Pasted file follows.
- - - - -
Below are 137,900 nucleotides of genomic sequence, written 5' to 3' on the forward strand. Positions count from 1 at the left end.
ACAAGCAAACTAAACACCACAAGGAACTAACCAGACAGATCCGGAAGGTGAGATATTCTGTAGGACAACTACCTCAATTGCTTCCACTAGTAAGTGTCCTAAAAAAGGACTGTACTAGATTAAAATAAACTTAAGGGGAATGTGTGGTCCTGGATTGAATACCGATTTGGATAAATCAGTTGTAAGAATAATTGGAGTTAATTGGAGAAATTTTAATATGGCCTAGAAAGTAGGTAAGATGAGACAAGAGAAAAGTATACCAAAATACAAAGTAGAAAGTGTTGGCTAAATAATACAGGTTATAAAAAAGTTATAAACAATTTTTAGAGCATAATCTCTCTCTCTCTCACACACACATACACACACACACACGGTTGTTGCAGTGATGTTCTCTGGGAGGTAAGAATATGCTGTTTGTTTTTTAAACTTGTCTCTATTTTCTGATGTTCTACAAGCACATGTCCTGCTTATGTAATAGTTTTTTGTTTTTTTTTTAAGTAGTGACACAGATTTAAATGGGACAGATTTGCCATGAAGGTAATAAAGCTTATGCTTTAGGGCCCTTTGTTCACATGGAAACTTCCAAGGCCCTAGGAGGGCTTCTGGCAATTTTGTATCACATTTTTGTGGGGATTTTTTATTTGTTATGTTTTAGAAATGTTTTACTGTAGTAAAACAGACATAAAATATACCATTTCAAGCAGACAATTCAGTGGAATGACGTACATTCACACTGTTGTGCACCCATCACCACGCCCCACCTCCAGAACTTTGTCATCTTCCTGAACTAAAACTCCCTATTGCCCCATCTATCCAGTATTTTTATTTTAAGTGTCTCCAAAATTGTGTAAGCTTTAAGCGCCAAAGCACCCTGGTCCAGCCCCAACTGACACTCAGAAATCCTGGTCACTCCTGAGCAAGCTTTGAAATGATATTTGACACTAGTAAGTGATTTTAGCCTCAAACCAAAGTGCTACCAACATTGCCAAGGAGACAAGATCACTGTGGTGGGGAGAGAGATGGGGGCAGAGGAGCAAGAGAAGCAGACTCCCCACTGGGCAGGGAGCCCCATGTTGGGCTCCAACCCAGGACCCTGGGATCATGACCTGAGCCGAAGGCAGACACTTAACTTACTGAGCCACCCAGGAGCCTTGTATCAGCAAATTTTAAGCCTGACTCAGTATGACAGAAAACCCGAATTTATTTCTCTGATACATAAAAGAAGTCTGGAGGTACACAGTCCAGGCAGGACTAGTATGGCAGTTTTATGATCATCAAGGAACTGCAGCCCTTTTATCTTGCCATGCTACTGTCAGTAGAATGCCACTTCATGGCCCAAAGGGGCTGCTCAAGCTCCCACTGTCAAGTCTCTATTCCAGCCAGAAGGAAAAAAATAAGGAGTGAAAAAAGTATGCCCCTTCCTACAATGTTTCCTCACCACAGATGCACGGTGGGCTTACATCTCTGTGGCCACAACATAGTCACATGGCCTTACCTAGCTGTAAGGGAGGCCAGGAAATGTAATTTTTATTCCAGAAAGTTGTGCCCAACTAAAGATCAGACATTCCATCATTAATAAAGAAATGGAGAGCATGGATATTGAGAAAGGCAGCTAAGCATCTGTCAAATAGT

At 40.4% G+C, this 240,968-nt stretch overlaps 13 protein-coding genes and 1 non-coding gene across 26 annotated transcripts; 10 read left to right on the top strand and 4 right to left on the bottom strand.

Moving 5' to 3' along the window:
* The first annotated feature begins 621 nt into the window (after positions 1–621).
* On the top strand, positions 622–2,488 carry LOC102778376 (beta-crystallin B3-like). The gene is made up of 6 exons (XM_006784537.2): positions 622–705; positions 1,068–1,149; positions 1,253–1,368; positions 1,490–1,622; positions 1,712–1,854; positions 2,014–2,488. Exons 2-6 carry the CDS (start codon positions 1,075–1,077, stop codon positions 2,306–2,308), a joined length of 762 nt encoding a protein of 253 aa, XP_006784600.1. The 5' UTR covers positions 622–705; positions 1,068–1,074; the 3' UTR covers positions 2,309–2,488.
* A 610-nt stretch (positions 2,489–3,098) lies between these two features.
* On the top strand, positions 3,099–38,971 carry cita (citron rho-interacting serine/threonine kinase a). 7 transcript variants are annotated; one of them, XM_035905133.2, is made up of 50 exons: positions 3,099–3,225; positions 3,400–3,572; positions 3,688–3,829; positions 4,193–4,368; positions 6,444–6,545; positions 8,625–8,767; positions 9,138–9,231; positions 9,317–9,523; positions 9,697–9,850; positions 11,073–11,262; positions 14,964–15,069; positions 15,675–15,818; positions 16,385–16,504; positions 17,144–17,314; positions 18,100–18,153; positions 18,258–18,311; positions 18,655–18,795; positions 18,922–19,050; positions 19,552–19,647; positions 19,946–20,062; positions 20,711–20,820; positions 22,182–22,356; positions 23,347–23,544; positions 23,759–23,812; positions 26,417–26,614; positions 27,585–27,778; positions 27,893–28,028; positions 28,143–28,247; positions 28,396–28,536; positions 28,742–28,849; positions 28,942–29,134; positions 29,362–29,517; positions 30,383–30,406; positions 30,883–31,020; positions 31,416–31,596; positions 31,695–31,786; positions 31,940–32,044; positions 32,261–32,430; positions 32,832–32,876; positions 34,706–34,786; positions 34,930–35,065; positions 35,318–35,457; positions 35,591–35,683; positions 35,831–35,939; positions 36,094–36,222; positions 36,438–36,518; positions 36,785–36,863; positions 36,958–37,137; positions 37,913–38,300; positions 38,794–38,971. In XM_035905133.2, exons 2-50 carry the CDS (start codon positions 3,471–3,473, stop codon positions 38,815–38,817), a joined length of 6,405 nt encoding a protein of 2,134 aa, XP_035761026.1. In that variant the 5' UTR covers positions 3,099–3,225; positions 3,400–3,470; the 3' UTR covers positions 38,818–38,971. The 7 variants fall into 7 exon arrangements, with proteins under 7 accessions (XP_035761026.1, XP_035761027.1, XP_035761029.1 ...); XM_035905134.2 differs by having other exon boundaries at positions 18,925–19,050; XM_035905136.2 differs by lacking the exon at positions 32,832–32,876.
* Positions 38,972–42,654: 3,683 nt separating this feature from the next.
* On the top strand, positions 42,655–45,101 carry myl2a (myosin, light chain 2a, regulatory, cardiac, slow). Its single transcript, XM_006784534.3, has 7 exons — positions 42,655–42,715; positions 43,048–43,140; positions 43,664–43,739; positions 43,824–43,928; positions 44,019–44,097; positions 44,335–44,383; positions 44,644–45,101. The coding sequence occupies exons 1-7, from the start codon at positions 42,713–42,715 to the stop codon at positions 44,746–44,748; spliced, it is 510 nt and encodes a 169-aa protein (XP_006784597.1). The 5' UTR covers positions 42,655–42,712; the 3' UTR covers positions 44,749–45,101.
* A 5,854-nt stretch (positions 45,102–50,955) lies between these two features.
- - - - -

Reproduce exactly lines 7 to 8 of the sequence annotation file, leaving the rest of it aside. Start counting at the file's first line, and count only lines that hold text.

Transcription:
* A 610-nt stretch (positions 2,489–3,098) lies between these two features.
* On the top strand, positions 3,099–38,971 carry cita (citron rho-interacting serine/threonine kinase a). 7 transcript variants are annotated; one of them, XM_035905133.2, is made up of 50 exons: positions 3,099–3,225; positions 3,400–3,572; positions 3,688–3,829; positions 4,193–4,368; positions 6,444–6,545; positions 8,625–8,767; positions 9,138–9,231; positions 9,317–9,523; positions 9,697–9,850; positions 11,073–11,262; positions 14,964–15,069; positions 15,675–15,818; positions 16,385–16,504; positions 17,144–17,314; positions 18,100–18,153; positions 18,258–18,311; positions 18,655–18,795; positions 18,922–19,050; positions 19,552–19,647; positions 19,946–20,062; positions 20,711–20,820; positions 22,182–22,356; positions 23,347–23,544; positions 23,759–23,812; positions 26,417–26,614; positions 27,585–27,778; positions 27,893–28,028; positions 28,143–28,247; positions 28,396–28,536; positions 28,742–28,849; positions 28,942–29,134; positions 29,362–29,517; positions 30,383–30,406; positions 30,883–31,020; positions 31,416–31,596; positions 31,695–31,786; positions 31,940–32,044; positions 32,261–32,430; positions 32,832–32,876; positions 34,706–34,786; positions 34,930–35,065; positions 35,318–35,457; positions 35,591–35,683; positions 35,831–35,939; positions 36,094–36,222; positions 36,438–36,518; positions 36,785–36,863; positions 36,958–37,137; positions 37,913–38,300; positions 38,794–38,971. In XM_035905133.2, exons 2-50 carry the CDS (start codon positions 3,471–3,473, stop codon positions 38,815–38,817), a joined length of 6,405 nt encoding a protein of 2,134 aa, XP_035761026.1. In that variant the 5' UTR covers positions 3,099–3,225; positions 3,400–3,470; the 3' UTR covers positions 38,818–38,971. The 7 variants fall into 7 exon arrangements, with proteins under 7 accessions (XP_035761026.1, XP_035761027.1, XP_035761029.1 ...); XM_035905134.2 differs by having other exon boundaries at positions 18,925–19,050; XM_035905136.2 differs by lacking the exon at positions 32,832–32,876.